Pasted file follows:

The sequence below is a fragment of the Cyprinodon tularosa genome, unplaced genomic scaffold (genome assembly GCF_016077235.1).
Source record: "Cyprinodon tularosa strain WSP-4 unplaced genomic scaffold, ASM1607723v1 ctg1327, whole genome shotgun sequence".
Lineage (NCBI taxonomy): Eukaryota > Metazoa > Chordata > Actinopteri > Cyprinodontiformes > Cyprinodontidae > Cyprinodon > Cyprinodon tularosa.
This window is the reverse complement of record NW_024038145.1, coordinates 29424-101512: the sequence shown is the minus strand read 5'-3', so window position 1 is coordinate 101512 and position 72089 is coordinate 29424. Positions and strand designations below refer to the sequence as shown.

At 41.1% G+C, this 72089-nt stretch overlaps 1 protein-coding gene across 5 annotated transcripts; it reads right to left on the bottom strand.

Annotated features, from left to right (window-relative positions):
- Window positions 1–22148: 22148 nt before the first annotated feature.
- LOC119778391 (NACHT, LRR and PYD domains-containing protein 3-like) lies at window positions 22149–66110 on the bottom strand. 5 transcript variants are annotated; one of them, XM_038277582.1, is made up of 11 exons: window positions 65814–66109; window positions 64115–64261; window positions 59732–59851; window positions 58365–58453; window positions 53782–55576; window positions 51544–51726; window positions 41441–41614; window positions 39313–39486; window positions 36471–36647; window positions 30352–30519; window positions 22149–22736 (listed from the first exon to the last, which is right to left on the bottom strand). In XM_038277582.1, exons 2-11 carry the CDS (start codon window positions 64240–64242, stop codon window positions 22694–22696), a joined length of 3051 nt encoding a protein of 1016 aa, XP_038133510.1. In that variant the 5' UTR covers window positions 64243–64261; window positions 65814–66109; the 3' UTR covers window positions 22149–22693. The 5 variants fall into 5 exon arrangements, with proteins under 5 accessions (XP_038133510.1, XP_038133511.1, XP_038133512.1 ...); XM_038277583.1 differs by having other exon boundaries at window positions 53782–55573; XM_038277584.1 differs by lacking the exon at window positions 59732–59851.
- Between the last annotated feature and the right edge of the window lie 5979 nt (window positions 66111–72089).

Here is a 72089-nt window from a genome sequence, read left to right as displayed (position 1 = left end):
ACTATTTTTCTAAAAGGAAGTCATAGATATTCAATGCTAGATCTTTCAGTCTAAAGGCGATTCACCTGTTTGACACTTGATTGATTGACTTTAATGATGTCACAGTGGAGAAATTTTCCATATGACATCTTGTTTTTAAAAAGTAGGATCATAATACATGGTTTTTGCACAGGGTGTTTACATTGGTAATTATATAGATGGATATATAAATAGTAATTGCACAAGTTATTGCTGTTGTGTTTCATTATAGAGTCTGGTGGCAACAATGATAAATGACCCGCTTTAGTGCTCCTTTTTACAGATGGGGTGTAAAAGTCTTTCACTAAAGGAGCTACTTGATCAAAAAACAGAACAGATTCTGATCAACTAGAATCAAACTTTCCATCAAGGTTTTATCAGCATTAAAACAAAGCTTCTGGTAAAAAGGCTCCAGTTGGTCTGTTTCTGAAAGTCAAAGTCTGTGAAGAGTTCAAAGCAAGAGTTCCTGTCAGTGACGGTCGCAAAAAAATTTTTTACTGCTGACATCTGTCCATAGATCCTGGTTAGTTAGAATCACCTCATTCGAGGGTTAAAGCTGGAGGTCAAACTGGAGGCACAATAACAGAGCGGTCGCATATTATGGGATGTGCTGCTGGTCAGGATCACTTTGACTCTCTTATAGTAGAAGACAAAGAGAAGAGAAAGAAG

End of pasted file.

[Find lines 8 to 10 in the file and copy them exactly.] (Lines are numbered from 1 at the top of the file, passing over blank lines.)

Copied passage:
- LOC119778391 (NACHT, LRR and PYD domains-containing protein 3-like) lies at window positions 22149–66110 on the bottom strand. 5 transcript variants are annotated; one of them, XM_038277582.1, is made up of 11 exons: window positions 65814–66109; window positions 64115–64261; window positions 59732–59851; window positions 58365–58453; window positions 53782–55576; window positions 51544–51726; window positions 41441–41614; window positions 39313–39486; window positions 36471–36647; window positions 30352–30519; window positions 22149–22736 (listed from the first exon to the last, which is right to left on the bottom strand). In XM_038277582.1, exons 2-11 carry the CDS (start codon window positions 64240–64242, stop codon window positions 22694–22696), a joined length of 3051 nt encoding a protein of 1016 aa, XP_038133510.1. In that variant the 5' UTR covers window positions 64243–64261; window positions 65814–66109; the 3' UTR covers window positions 22149–22693. The 5 variants fall into 5 exon arrangements, with proteins under 5 accessions (XP_038133510.1, XP_038133511.1, XP_038133512.1 ...); XM_038277583.1 differs by having other exon boundaries at window positions 53782–55573; XM_038277584.1 differs by lacking the exon at window positions 59732–59851.
- Between the last annotated feature and the right edge of the window lie 5979 nt (window positions 66111–72089).

Here is a 72089-nt window from a genome sequence, read left to right as displayed (position 1 = left end):